Michael: I talked a good talk, but I was, in actual practice, unable to beat the post writer’s camp blah blah blahs. I was, in fact, mired in the blah blah blahs, unable to write more in the new novel, uninspired for blog topics, even I found the poetry muse absent, out on some other business junket, no doubt. Things went from blahzy to blahziest in short order. I guess that this was just not a writing summer. But don’t worry. It’s not like I was sitting on my thumbs. I had some stuff going on.
Me: What kind of stuff did you have going on?
Michael: I was mostly preparing for the release of my band’s new album.
Me: Tell us about that.
Michael: I play drums and sing in a band called Here Comes Everybody, and we’ve been working on this record for about six years now, a pop rock record that takes it’s lyrics from three plays by William Shakespeare. The album is called “Play: Songs from Shakespeare.”
Me: That took up all your time this summer?
Michael: No, that wouldn’t be fair. We were rehearsing once or twice a week, doing a promotional stunt here and there, trying to get a crowd for the cd release party on September 4, and now trying to get another crowd together for the vinyl release party on October 24. But, you know, I’ve had this experience before. I have found that the writing slows way down when I get busy with music–as the music slows way down when I’m busy with writing, and I tend to get busy with writing when musically I’m in between projects, or not gigging as much, or in between bass players–it’s kind of a teeter-totter effect. There’s only so much creative fuel to go around, and when the teeter-totter falls on the music side, even if there’s plenty of time in the day, especially on a summer’s day, that doesn’t seem to make a difference. I don’t get the writing done. I feel bad about it. But then I remind myself of all the good stuff that’s going on with my musical life, or in my family life, and then I don’t feel so bad. But it’s a discipline. Mostly I feel bad about not writing. And then there was some teaching this summer, which is unusual, and now, of course, the school year proper has just kicked in and I’ve got two new courses I’ve not taught in a long time and that takes up some mental and creative energy. This is all very boring stuff. I’ve got lots of excuses (explanations) for not writing. Some of them are pretty good, as excuses go. They don’t always help; tugging at a writer constantly while going through a dry spell is a fear that the well has run dry, that your best ideas are behind you. All that’s stinking thinking, because the thing is, the new novel beckons, I want to write more poetry, and I want to write about teaching. So, I’m not making any promises at this point, but I’m going to make a concerted effort to get back to the blog. I think it’s important for the health of the creature they call Michael Jarmer.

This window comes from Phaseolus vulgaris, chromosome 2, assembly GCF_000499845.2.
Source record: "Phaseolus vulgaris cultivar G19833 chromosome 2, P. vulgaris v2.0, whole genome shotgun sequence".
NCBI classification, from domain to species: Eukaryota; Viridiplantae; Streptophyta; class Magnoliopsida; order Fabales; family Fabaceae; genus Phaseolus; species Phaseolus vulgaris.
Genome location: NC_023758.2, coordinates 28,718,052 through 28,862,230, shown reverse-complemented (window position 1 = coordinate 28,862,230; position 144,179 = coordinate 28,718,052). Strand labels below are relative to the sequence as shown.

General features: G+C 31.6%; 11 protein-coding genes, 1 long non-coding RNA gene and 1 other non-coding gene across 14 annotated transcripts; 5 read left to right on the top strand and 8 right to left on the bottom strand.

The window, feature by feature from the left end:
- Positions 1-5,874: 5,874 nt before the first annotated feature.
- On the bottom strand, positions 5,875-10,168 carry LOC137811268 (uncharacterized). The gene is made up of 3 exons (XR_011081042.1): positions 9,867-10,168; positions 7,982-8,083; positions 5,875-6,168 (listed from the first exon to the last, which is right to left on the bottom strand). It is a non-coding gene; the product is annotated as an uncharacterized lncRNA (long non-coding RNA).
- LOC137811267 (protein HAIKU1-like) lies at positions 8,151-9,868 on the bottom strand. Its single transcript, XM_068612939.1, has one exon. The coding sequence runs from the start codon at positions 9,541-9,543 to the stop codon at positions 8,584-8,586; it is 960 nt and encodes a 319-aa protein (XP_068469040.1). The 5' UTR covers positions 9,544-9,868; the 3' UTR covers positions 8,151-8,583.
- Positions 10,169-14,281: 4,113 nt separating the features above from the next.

Me: Well, good luck with the return of the writing, and good luck with the new record.
Me: Hey Michael Jarmer, thanks for spending some time with me today.
Michael: Yeah, no problem; it was a pleasure.
I’m sorry about this one. Written late in the day when the brain is mush, it’s a terza rima, a form invented or popularized by Dante and bastardized by the English: 3 line stanzas in iambic pentameter with a “chained” rhyme scheme that ends in a single line chained to the middle rhyme of the last stanza (ABA, BCB, CDC, D), and in this case, followed by a completely random and stupid second part (DDDDbanana).
So I prefer a subject over form
because it’s one thing to plug in some words
but quite another thing to brave the storm
of idea or topic blank as a bird
who has forgotten how to sing a song
or a ghosty pale dude without a shirt.
This complaint in terza rima is wrong
and doesn’t at all feel much like a poem
but an exercise that’s gone on too long.
And besides, what English word rhymes with poem?
Orange you glad I didn’t say banana?